Debke of the Syrian Coast

Debke of the Syrian Coast Podcast
دبكة الساحل السوري

Debke is a kind of folk music native to Arabic countries of the Levant. It's accompanying dance resembles the folk dance of most countries, people dance in a circle holding hands to specific steps. Each region has its own particular songs and dances that it is known for.

However the modern state of debke is not a timeless tradition as shown in the above picture. In Lebanon for example debke has been adapted to modern pop conventions and utilized by the likes of Melhem Zaen and Fares Karam as well as countless others, neatly packaged and marketed for Lebanese consumers. In other countries such as Palestine, debke is considered a piece of Arabic cultural heritage and history, tied to identity and pride. Nonetheless, each Arabic community has its local modern performs, and Syria is no exception. Most of the debke being recorded there is lo-fi, sometimes live performances from concerts and parties, with recordings often being distributed on unorganized, poorly labeled MP3 CDs and cassettes.

Normally debke songs can be quite long, 10 minutes or longer, with long org (electric keyboard) solos and plenty of repetition. In order to maximize space, this podcast presents recent debke and itaba (عتابا) in one long mix that serves as one continuous performance. The songs in this mix all represent music of the Syrian coast with a very broad meaning, including basically all cities West of Deir Ezzor (that's another story).

1. Saria al-Sawas - Just Listen What I Say (translation available)
سارية السواس - بس اسمع مني

This is one of the biggest hits to come out of the Syrian Debke scene in the past year. See song page for more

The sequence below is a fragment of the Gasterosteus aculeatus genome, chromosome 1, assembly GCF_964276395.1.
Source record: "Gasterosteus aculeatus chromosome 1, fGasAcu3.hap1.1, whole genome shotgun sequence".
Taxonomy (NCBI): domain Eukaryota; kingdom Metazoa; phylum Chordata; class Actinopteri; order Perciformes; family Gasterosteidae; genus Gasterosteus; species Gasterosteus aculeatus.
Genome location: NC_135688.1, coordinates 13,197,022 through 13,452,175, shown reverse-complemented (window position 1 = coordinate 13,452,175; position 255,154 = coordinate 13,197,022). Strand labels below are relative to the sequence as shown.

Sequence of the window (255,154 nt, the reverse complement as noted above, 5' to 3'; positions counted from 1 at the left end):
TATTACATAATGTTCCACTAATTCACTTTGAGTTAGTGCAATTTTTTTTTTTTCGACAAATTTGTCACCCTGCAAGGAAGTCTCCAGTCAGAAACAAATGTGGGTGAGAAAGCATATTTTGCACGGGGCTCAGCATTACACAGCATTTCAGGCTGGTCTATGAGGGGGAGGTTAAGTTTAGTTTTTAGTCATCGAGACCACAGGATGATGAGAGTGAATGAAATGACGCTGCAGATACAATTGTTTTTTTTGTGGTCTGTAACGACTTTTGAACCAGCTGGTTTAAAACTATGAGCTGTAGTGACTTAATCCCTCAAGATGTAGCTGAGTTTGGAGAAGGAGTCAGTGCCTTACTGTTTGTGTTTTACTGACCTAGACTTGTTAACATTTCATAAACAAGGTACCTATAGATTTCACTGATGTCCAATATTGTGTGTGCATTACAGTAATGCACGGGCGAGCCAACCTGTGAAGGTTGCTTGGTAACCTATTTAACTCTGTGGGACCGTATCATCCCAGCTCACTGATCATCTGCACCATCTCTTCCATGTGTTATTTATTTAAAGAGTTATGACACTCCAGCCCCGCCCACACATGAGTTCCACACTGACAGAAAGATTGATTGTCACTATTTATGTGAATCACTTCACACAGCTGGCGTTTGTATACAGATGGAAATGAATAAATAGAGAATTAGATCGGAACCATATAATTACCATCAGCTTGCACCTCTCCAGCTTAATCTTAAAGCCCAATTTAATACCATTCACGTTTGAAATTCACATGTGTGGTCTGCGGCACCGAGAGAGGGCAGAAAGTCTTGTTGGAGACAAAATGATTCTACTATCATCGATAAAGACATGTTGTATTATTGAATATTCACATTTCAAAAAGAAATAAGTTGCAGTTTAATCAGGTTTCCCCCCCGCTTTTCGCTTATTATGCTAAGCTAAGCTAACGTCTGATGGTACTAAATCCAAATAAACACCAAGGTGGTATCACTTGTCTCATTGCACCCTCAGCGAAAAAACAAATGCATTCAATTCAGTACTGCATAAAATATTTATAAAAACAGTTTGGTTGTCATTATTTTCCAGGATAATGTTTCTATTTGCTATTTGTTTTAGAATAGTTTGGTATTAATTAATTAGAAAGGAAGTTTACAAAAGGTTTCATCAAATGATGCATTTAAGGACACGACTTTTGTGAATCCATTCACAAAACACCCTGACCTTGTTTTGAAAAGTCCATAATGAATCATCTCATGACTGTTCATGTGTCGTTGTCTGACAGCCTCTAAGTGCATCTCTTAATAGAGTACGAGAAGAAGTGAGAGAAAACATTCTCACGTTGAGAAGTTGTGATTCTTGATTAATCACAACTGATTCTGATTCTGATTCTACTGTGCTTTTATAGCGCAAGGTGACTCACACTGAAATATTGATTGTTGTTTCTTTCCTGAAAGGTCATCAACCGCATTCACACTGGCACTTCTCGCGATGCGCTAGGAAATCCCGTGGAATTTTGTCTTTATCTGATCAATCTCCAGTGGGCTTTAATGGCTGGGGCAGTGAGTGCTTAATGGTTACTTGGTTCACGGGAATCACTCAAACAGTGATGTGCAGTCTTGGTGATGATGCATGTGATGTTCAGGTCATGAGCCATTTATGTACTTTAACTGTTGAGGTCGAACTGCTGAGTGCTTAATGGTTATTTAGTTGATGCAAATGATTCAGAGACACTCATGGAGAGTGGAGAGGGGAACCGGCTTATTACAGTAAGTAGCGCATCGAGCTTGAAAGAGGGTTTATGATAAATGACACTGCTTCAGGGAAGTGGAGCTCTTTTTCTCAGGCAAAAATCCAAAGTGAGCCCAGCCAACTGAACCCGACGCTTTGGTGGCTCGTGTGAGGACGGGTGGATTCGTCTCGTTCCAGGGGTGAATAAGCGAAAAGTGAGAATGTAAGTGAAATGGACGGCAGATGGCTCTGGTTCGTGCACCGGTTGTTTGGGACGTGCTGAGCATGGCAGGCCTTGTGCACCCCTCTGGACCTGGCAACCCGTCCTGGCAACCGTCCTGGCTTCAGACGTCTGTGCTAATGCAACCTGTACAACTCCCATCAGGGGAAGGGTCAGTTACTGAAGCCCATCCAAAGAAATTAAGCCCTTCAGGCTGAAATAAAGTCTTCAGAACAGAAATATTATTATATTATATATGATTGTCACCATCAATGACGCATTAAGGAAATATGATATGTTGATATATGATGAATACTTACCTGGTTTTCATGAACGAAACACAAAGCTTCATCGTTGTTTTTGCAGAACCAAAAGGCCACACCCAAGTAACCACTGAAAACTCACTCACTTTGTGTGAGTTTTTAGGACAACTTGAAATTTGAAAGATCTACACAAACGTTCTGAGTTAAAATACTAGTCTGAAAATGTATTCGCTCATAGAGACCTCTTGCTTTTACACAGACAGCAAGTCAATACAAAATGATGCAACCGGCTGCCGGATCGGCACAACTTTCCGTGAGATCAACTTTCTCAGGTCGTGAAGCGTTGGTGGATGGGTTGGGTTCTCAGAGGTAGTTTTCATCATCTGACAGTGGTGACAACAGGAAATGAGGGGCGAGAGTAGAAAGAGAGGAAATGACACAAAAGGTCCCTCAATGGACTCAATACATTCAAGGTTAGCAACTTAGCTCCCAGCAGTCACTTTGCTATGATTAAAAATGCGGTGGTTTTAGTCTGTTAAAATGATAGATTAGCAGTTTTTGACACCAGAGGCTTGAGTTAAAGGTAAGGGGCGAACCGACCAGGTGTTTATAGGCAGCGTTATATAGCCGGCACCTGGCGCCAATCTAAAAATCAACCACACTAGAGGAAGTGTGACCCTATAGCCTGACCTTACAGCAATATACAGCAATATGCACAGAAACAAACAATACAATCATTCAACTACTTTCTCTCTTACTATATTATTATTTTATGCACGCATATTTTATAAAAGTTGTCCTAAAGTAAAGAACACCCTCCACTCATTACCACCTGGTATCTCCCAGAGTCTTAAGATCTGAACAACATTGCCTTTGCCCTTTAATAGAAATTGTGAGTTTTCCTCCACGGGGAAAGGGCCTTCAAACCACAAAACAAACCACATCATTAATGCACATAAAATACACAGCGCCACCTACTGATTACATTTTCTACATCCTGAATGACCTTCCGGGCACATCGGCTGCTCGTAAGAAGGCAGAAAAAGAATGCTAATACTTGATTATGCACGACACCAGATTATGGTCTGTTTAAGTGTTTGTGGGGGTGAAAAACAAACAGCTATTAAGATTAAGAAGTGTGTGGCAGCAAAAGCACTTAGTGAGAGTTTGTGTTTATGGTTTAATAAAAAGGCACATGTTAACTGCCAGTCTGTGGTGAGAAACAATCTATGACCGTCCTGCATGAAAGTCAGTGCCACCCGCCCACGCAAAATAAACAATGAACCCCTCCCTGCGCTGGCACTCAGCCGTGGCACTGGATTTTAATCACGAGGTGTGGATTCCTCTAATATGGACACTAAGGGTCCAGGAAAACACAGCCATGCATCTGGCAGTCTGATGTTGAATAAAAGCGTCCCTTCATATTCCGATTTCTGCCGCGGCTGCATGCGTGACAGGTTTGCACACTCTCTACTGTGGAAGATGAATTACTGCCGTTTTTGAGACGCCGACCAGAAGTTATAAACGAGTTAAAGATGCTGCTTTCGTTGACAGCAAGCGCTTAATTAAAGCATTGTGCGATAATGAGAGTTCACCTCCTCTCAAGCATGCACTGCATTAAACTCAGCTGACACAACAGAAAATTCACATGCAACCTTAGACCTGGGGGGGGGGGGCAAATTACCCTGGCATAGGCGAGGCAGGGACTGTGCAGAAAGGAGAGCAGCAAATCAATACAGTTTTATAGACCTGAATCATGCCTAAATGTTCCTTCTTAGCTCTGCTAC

2. Mohamed Nour - Drive Me Crazy (4:24)
محمد نور - جنني

Can somebody confirm the artist for this, there is some confusion?

3. Mohamed Nour - A,B Boobaye (7:23) (translation available)
محمد نور- ألف باء وبوبايه

This song features a little rhyming game, where the singer announces a letter, the sings a rhyming line utilizing that letter. To hear the full song see song page for more

4. Saleh el-Sheikh - Tattoo (10:13)
صالح الشيخ - تاتو

A song about a girl that drives him wild. At one point he says, "There's not a married man who's seen you whose wife hasn't yelled at him."

5. Ali Dyoub - Get Up and Dance Girl (13:38)
علي ديوب - قومي تندبك ولدة

This is a Bedouin style debke, telling a girl to get up and debke to make everyone else at the gathering get up and celebrate as well.

6. Fariha al-Abdullah (17:25)
فريحة العبدلله

Don't know the title, any help?

7. Jelal Hamade - Heater (21:19)
جلال حمادة - صوبا

The song starts out describing people sitting around a heater, the kind that burns fuel or wood not an electric heater.

8. Ozeina al-Ali - If Only (24:53) (translation available)
أذينة العلي - يا ريتك

This song has an air of melancholy and longing, yet still contains some great org solos. He's saying "if only you would come to me." To hear the full song see the song page for more

9. Bassam Bitar - Under Her Howdah (28:51) (translation available)
بسام بيطار - تحت هودجها

This is a modern take on a well-known Syrian folk song. For the full song see song page for more

10. Mayada al-Ali - Don't Remind Me (31:41)
ميادة العلي - لا تذكرني

11. Mounir Hamade - The Gardens (35:40)
منير حمادة - كروم التينة

He's singing for a girl he really loves, telling her to come back.

12. Ali al-Deek - Abu Shahade (38:10)
علي الديك - أبو شحادة

Ali al-Deek is one of the most famous Syrian artists performing Debke. This song is a plea to a stubborn father that won't let the singer marry his daughter. Many consider him to be the lamest figure in contemporary Syrian culture, Ali al-Deek that is, not the father.

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